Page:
If you have not been to Canada yet, you may be wondering if you should go there. The good news is that you’re not alone! Many travelers have a number of health-related concerns before they travel, and the following tips will help you stay healthy while you’re away from home. First, be sure to check with your health insurance provider. Besides the health insurance card, you should carry a card that lists your blood type, any chronic conditions, any serious allergies, and even generic names of medicines. You may also want to bring copies of your prescriptions. Some medicines are illegal in Canada, so make sure to check with your embassy for information on these.
The Government of Canada’s travel pages have helpful information on visa requirements. Travellers with compassionate exemptions should apply for a humanitarian permit before they leave for Canada. Then, make sure that all necessary approvals are in order. Remember to bring your passport with you – it should be valid for at least the duration of your stay. Depending on your provider, there may be specific requirements that need to be met before you leave for Canada.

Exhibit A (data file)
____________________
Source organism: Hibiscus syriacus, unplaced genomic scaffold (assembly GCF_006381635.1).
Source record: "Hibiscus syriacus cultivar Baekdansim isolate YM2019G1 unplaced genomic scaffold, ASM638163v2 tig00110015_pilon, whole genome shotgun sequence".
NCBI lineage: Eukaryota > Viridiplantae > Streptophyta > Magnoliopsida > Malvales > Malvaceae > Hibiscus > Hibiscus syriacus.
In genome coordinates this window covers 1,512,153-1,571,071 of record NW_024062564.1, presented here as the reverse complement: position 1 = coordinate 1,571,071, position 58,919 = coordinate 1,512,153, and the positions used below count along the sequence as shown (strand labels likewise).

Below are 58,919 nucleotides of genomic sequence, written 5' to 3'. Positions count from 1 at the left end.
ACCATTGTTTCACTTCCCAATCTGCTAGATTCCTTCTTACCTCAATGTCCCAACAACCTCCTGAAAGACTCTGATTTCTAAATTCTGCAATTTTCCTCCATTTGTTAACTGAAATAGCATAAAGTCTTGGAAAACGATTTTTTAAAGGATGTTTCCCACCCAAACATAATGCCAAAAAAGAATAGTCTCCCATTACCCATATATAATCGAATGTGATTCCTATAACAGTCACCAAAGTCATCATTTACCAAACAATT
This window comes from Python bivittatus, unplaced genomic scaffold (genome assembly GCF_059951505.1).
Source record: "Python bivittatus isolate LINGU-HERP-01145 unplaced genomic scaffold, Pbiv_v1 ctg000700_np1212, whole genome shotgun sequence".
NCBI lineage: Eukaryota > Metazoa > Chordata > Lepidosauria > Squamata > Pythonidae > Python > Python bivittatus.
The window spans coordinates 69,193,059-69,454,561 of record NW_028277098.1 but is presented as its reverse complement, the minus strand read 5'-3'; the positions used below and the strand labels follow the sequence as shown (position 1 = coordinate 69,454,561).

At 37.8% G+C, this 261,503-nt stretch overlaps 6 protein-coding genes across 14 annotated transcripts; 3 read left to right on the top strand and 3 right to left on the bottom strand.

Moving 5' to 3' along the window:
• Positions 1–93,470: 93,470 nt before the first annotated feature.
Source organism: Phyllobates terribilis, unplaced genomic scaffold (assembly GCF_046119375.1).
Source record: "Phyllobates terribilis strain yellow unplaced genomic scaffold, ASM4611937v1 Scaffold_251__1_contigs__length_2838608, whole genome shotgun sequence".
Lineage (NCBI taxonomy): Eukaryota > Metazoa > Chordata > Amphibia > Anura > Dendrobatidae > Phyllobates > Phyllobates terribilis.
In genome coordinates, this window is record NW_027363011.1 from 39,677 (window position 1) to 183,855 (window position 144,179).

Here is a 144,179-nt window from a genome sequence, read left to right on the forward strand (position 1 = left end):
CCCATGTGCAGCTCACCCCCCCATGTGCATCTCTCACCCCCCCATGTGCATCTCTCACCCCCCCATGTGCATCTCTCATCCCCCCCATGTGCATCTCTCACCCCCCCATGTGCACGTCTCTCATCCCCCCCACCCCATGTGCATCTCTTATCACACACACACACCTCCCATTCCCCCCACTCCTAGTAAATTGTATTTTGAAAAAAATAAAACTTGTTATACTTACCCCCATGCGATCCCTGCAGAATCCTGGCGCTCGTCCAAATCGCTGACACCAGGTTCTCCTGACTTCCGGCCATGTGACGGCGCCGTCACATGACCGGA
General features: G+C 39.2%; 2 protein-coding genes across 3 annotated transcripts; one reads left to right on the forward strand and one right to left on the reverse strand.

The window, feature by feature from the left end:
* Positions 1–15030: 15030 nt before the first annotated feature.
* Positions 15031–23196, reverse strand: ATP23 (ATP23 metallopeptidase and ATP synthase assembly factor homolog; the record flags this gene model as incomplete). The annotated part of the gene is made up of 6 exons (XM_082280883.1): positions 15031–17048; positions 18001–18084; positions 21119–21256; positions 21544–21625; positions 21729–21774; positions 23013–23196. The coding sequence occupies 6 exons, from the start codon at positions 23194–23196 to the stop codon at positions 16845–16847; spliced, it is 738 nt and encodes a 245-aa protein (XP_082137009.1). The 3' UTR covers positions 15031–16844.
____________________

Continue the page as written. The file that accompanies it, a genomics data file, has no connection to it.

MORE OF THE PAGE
You must first apply for a visitor’s visa if you’re a U.S. citizen. This document will serve as your proof of citizenship for the duration of your trip. Applicants can apply online or through the Canadian High Commission. Remember that Canadian visas may require biometrics, such as fingerprints and a photograph. Make sure to carry the right documents – and don’t forget your current I-20 or DS-2019 if you’re travelling as a student.
Before you go to Canada, it’s a good idea to know the local driving laws and road conditions. Be sure to avoid over-loaded buses and minivans, as they tend to be top-heavy and can cause you to crash. Also, be cautious of credit card fraud and scams – they are common in Canada. During the warmer months, you may need to hire a driver if you have consumed alcohol and are unable to drive safely. You should also be aware of local driving laws and make sure to have all the necessary paperwork.
If you are traveling with a child, make sure to take a letter of consent from the non-travelling parent with you. The immigration officer may ask questions of the child, but the language used should be simple and appropriate for your child. A letter of consent should dispel any concerns about child abduction. For more information, you can contact the Canada Border Services Agency or the Canadian High Commission. The consulate can also help you apply for a temporary visitor’s visa.
In case you are travelling with a non-resident Irish passport, remember that you must apply for an eTA in Canada to enter the country. Travelling with an Irish passport may result in a delay in immigration, so you are strongly recommended to apply for a Canadian passport instead. If you do, you’ll avoid any unnecessary delays in your travel and will be treated like a Canadian. In the end, you’ll be glad you did.